There was a day, a few weeks ago, I decided I would try to challenge myself and photograph “ugly” things when I went out for a walk around the city. Of course, it ended up being that really warm, sunny Saturday when so many people were out enjoying the sudden break in weather. It was impossible to not see beautiful things that day. Even the ugliness barely looked ugly. And there were so many couples just wandering around, laughing, holding hands, and a man feeding pigeons. I think that’s just so kind. A lot of people really hate pigeons, but this man had brought a bag of bird seed and was throwing it for them. No word of a lie, he was backlit by the sun, as if he was some kind of angelic being in the gritty centre of the city, feeding the very birds that contribute to its grittiness.
People always seem so much happier on the first warm, sunny days of spring. It did feel good to not wear a coat that day. And the feeling is infectious. But…. on the grey days… there are still solutions to combating the cold and isolation.
Pretty donuts, hot drinks, and a book in a cafe with steamy windows.
Cute, colourful buildings against a dark sky.
Buildings with big windows and weird architectural features…..
Really, whatever you please.
It was really difficult selecting the photographs for this post, because Grimsby Beach is just so cute.
Grimsby Beach is a neighbourhood right on Lake Ontario, not far from Winona. The cottages are candy coloured and still have all their ornate trimmings, the kind that make a place look like a gingerbread or doll house. It’s sort of sweetness overload, as if Sanrio invented a real life town for Hello Kitty to live in. I loved it. There are a few cottages that stand alone, but when you find the original cul-de-sac, you know you’ve arrived.
And when I say original, I mean historic.
(Historical photographs, courtesy of Hamilton Public Library, Local History & Archives).
Grimsby Beach was originally established as a Methodist campground in the late 1840s. It was a dense forest and liquor was strictly forbidden on the property. By 1888, a temple was built and there were about 70 cottages with fancy gingerbread trim, where people could stay during the camp meetings. There were concerts, lectures, athletic competitions and a beach. After 1908, the location was a picnic area and amusement park. In 1922, the temple was torn down, but many of the cottages still remain and are recognizable in the old photographs of the area. Hamilton Library’s Local History & Archives has an actual archive of that area, (I haven’t gone through it). It’s easy to forget how many interesting places there are in Ontario, and if you ever need to explore a new place, it’s worth it.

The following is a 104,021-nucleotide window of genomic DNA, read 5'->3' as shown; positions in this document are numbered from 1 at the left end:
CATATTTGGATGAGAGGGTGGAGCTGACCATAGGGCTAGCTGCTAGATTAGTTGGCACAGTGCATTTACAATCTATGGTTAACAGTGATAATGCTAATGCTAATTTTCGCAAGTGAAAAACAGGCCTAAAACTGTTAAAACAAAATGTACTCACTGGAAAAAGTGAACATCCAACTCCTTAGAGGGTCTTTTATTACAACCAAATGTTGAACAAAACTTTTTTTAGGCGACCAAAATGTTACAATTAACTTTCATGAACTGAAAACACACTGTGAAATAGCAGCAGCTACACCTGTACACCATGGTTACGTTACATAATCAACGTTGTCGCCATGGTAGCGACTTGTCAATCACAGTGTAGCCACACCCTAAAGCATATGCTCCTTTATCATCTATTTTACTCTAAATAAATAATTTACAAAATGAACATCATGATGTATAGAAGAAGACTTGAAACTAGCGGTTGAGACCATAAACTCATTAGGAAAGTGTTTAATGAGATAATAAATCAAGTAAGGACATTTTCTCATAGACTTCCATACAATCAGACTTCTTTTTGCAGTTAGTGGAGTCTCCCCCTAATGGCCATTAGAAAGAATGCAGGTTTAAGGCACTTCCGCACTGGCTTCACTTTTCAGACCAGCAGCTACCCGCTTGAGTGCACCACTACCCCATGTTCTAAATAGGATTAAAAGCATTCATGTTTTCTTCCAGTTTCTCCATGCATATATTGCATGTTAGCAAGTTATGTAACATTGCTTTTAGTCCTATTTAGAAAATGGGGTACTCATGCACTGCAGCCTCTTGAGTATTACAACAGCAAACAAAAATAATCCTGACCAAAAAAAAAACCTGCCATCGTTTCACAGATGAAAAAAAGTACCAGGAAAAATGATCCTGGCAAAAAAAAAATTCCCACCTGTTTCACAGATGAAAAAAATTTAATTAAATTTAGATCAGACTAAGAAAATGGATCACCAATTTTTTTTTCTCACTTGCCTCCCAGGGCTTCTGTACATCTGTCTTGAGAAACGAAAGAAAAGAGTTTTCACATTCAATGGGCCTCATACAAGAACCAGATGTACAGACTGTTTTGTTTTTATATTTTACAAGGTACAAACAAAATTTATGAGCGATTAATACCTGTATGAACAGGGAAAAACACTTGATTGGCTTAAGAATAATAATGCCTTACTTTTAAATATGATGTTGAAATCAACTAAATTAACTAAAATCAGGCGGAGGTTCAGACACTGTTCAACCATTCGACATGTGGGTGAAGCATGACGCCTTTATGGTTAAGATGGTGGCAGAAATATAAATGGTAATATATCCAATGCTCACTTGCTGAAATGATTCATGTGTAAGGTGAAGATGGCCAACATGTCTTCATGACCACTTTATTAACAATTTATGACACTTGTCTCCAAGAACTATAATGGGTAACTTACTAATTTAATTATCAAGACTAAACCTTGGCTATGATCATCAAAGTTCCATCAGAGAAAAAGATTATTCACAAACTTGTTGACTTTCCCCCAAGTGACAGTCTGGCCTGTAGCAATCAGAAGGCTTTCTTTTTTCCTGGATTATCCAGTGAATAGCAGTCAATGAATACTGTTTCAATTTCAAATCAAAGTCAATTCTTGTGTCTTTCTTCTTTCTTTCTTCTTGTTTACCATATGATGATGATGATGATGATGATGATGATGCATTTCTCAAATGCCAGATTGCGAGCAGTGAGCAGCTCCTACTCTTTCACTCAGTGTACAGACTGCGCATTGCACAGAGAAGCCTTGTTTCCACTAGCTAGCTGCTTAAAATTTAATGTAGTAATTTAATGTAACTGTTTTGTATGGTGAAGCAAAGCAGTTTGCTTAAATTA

We heard that developers had purchased Prudhomme’s Landing, so we immediately went to see the abandoned remains before it all gets turn down. There were at least seven other people exploring the grounds with us that day. The water slide, covered in graffiti, is pretty much a photographer’s dream, particularly when juxtaposed with all the overgrown trees and grass all around. It’s this weird urban treasure in the middle of nature. There was also a hotel and paint ball business on the same location. We checked out all three, but I ended up with nearly one hundred images, so I’m breaking down the posts into individual articles.
I haven’t done extensive research on the topic and neither have any of the pages that appear in the immediate google search listings. When I do, I’ll update for sure. The general consensus is that no one remembers when the park opened. I guess it just appeared out of thin air one day. There seems to be a lot of unknowns around its closure also, but people figure that it wasn’t running after the summer of 2002. It was very busy in its day, and boasted a very scary haunted house (with chicken doors). I sort of remember going through the haunted house once, a few years before it closed, and I’m not exactly brave about that stuff, but I don’t recollect it being unusually traumatizing. The haunted house, which was originally a mansion, burned down. Photos from the park in its heyday are available here.
Prudhomme’s Landing motel burned down a few weeks ago, I think two weeks after I was there. We didn’t run into any ghosts, but Haunted North America has some interesting photos of the park in its abandoned state as well. Much of why they captured wasn’t there by the time we went, at least, not that we saw. My full set of images is available for viewing here with photos of other abandoned places in the area.